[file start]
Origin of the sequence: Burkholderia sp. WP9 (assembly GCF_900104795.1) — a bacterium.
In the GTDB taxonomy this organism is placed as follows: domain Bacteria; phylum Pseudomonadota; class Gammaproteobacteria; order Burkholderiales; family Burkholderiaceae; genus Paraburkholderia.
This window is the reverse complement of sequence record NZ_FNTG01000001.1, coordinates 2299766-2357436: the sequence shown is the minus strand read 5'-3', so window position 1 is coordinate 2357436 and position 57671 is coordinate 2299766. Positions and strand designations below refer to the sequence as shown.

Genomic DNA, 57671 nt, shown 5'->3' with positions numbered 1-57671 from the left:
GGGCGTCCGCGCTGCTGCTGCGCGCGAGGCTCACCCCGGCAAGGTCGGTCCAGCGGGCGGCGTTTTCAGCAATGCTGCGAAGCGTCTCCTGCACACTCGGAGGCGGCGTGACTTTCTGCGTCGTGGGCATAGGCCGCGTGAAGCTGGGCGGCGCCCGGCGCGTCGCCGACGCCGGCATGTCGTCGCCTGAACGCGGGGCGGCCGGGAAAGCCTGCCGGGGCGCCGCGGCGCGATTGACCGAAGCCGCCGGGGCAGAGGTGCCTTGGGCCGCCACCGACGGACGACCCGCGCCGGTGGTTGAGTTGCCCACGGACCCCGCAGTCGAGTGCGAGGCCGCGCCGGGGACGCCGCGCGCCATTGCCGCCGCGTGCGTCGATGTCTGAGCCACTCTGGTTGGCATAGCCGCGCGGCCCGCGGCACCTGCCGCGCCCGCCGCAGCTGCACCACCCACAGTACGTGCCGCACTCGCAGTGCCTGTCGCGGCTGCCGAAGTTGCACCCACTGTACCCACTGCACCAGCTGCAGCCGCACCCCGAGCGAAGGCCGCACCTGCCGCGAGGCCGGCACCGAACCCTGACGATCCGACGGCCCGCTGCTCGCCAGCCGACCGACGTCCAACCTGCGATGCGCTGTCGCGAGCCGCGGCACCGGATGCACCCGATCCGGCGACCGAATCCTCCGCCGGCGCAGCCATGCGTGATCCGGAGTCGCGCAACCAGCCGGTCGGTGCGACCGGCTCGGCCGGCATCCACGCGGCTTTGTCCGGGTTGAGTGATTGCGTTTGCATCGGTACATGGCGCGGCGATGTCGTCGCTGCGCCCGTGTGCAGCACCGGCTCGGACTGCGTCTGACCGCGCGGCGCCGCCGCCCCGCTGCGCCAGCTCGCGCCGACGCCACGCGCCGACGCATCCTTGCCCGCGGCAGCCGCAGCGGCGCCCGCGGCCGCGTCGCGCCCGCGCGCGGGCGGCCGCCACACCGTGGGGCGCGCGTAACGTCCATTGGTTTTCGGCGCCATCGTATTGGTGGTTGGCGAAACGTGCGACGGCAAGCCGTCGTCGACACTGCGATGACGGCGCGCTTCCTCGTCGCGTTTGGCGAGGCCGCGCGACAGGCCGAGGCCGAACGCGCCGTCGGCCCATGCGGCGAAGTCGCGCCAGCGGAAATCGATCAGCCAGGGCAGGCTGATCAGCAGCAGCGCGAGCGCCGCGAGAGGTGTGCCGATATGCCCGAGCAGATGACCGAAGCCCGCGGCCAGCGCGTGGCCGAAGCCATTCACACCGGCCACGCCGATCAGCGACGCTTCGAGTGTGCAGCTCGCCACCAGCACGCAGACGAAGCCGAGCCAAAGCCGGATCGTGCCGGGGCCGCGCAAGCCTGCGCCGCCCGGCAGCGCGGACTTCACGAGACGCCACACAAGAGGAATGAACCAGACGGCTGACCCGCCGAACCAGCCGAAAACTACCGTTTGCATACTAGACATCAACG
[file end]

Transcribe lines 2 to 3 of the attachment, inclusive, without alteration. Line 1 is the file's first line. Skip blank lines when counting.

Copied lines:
In the GTDB taxonomy this organism is placed as follows: domain Bacteria; phylum Pseudomonadota; class Gammaproteobacteria; order Burkholderiales; family Burkholderiaceae; genus Paraburkholderia.
This window is the reverse complement of sequence record NZ_FNTG01000001.1, coordinates 2299766-2357436: the sequence shown is the minus strand read 5'-3', so window position 1 is coordinate 2357436 and position 57671 is coordinate 2299766. Positions and strand designations below refer to the sequence as shown.